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Revealed preferences for public goods: Applying a model of voter behavior


  • Arthur Schram
  • Frans Winden


Most analyses of preferences for government-supplied goods disregard the fact that in a democratic society, these preferences are revealed by an individual choice: the vote. In this paper this is taken account of in a model, explaining the dynamics in voting behavior in a multi-party system. The model assumes that voters may be categorized into K groups of individuals, pursuing the same interests, who remember how parties do in representing these interests (given the level to which they are held responsible for government policy). The model allows one to estimate party identification, sensitiveness to economic performances, time preference, and relative preferences for public versus private goods, all for each of the groups. Furthermore, the model allows for an estimation of the level to which various parties are held responsible for government policies. An empirical application of the model to the Netherlands is presented, albeit that data restrictions did not allow a distinction of more than one group. The results in terms of significance of the coefficients as well as the interpretation of the original parameters are promising. The two main conclusions are that the relative preference for private versus collective consumption is lower than the existing ratio in the Netherlands, and that two parties forming a government coalition are not held equally responsible for the policies. Financial support from the Netherlands Organization for the Advancement of Pure Research is gratefully acknowledged. Previous drafts of this paper were presented at the following congresses: The European Consortium for Political Research (Amsterdam, 10–15 April 1987); the Meeting of the European Public Choice Society (Reggio Calabria, 22–25 April 1987), and the Econometric Society European Meeting (Copenhagen, 24–28 August 1987). The participants in these sessions, as well as the participants in the seminar of the Sociological Institute of the University of Milan are gratefully acknowledged for their useful suggestions. Special thanks are due to Nathaniel Beck and Friedrich Schneider for carefully reading the manuscript and presenting helpful comments. Copyright Kluwer Academic Publishers 1989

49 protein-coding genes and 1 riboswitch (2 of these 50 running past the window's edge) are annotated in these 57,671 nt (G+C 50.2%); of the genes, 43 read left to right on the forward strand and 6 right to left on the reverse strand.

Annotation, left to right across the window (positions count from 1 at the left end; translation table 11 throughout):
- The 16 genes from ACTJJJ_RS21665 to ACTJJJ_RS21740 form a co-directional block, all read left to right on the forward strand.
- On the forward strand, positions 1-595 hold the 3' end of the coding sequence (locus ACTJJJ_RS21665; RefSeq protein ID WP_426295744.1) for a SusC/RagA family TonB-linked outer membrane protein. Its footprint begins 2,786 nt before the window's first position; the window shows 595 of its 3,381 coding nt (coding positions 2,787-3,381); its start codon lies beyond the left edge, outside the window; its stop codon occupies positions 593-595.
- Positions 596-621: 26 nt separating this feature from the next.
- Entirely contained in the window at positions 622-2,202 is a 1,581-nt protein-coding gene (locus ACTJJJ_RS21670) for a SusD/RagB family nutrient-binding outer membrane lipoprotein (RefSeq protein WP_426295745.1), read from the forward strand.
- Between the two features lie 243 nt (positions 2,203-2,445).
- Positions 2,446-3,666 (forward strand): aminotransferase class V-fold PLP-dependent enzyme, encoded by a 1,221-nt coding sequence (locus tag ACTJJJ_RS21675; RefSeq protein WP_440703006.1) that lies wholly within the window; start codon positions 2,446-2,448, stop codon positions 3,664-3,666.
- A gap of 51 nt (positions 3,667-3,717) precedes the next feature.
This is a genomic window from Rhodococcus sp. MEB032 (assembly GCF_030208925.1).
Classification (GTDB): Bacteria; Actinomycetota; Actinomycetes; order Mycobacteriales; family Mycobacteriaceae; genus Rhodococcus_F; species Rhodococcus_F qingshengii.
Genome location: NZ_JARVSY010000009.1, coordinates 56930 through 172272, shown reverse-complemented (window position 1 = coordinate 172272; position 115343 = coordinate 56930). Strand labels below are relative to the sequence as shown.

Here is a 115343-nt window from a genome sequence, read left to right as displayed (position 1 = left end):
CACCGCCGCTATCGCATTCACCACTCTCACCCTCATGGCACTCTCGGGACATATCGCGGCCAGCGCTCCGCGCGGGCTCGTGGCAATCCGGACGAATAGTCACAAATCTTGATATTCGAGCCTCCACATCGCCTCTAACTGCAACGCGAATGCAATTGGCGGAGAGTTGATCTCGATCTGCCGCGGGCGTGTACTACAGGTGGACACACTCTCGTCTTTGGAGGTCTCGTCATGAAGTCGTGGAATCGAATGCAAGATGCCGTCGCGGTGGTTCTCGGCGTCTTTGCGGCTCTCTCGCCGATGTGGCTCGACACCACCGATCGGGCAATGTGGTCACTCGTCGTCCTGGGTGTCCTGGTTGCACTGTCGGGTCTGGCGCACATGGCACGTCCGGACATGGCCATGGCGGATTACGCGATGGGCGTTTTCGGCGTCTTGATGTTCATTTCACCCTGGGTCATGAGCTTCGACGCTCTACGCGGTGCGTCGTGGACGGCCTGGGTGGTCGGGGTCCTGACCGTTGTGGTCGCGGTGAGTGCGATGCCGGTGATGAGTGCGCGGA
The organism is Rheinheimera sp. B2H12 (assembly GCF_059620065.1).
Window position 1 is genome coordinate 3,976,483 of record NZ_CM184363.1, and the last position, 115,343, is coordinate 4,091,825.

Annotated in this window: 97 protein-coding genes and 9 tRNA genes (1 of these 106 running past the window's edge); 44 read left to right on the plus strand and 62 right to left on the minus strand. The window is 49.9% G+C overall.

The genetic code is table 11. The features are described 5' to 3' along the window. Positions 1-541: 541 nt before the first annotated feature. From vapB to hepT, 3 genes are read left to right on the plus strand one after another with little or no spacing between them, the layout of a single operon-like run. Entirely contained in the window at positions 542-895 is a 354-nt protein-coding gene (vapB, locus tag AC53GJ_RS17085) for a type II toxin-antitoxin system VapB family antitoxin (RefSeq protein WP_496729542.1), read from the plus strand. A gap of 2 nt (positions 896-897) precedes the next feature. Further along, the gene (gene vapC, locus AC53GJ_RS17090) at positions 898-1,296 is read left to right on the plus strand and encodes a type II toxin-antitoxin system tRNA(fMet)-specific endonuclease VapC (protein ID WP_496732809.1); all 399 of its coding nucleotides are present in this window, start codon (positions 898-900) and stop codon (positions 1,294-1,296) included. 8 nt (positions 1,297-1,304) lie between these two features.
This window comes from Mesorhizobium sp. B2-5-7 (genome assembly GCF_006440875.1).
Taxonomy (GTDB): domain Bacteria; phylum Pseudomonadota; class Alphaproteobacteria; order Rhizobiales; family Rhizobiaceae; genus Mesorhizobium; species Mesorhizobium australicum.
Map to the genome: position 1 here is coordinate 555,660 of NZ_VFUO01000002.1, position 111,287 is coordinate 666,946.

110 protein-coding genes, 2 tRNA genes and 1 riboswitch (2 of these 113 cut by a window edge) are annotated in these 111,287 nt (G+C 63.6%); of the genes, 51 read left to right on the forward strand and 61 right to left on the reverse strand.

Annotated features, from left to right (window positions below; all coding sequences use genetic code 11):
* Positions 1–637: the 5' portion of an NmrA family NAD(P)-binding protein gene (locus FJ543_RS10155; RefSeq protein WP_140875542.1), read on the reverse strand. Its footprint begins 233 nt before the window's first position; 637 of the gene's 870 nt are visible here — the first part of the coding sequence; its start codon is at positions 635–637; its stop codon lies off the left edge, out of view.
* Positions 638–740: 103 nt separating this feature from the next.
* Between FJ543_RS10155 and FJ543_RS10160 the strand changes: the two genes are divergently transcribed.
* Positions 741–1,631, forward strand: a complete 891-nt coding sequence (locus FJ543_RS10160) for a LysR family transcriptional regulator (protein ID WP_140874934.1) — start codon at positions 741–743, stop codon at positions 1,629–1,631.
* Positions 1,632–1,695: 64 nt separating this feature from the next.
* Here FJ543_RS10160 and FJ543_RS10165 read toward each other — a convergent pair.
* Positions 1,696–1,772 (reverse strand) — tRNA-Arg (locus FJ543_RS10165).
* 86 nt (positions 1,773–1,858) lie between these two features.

Suggested Citation

  • Arthur Schram & Frans Winden, 1989. "Revealed preferences for public goods: Applying a model of voter behavior," Public Choice, Springer, vol. 60(3), pages 259-282, March.
  • Handle: RePEc:kap:pubcho:v:60:y:1989:i:3:p:259-282
    DOI: 10.1007/BF00159397

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    References listed on IDEAS

    1. Frey, Bruno S & Schneider, Friedrich, 1978. "An Empirical Study of Politico-Economic Interaction in the United States," The Review of Economics and Statistics, MIT Press, vol. 60(2), pages 174-183, May.
    2. Himmelweit, Hilde T. & Biberian, Marianne Jaeger & Stockdale, Janet, 1978. "Memory for Past Vote: Implications of a Study of Bias in Recall," British Journal of Political Science, Cambridge University Press, vol. 8(03), pages 365-375, July.